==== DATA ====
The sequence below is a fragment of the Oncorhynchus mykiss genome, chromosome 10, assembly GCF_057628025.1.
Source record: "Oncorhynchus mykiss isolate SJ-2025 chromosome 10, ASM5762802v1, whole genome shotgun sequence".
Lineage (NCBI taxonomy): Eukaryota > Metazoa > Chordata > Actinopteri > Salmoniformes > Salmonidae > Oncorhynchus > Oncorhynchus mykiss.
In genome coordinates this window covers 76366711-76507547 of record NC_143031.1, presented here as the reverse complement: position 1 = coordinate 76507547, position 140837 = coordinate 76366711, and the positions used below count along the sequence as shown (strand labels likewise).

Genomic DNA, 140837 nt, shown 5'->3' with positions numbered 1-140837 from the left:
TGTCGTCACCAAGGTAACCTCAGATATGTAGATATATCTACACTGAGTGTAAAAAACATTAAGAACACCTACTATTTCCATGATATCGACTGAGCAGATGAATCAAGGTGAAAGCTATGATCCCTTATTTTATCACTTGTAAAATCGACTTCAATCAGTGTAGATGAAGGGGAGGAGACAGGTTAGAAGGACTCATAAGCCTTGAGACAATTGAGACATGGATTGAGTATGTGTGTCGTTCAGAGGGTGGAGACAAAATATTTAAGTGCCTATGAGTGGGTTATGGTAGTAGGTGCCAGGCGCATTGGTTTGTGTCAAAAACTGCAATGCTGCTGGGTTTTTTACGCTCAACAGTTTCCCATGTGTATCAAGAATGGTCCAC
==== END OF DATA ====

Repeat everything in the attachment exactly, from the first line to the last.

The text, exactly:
The sequence below is a fragment of the Oncorhynchus mykiss genome, chromosome 10, assembly GCF_057628025.1.
Source record: "Oncorhynchus mykiss isolate SJ-2025 chromosome 10, ASM5762802v1, whole genome shotgun sequence".
Lineage (NCBI taxonomy): Eukaryota > Metazoa > Chordata > Actinopteri > Salmoniformes > Salmonidae > Oncorhynchus > Oncorhynchus mykiss.
In genome coordinates this window covers 76366711-76507547 of record NC_143031.1, presented here as the reverse complement: position 1 = coordinate 76507547, position 140837 = coordinate 76366711, and the positions used below count along the sequence as shown (strand labels likewise).

Genomic DNA, 140837 nt, shown 5'->3' with positions numbered 1-140837 from the left:
TGTCGTCACCAAGGTAACCTCAGATATGTAGATATATCTACACTGAGTGTAAAAAACATTAAGAACACCTACTATTTCCATGATATCGACTGAGCAGATGAATCAAGGTGAAAGCTATGATCCCTTATTTTATCACTTGTAAAATCGACTTCAATCAGTGTAGATGAAGGGGAGGAGACAGGTTAGAAGGACTCATAAGCCTTGAGACAATTGAGACATGGATTGAGTATGTGTGTCGTTCAGAGGGTGGAGACAAAATATTTAAGTGCCTATGAGTGGGTTATGGTAGTAGGTGCCAGGCGCATTGGTTTGTGTCAAAAACTGCAATGCTGCTGGGTTTTTTACGCTCAACAGTTTCCCATGTGTATCAAGAATGGTCCAC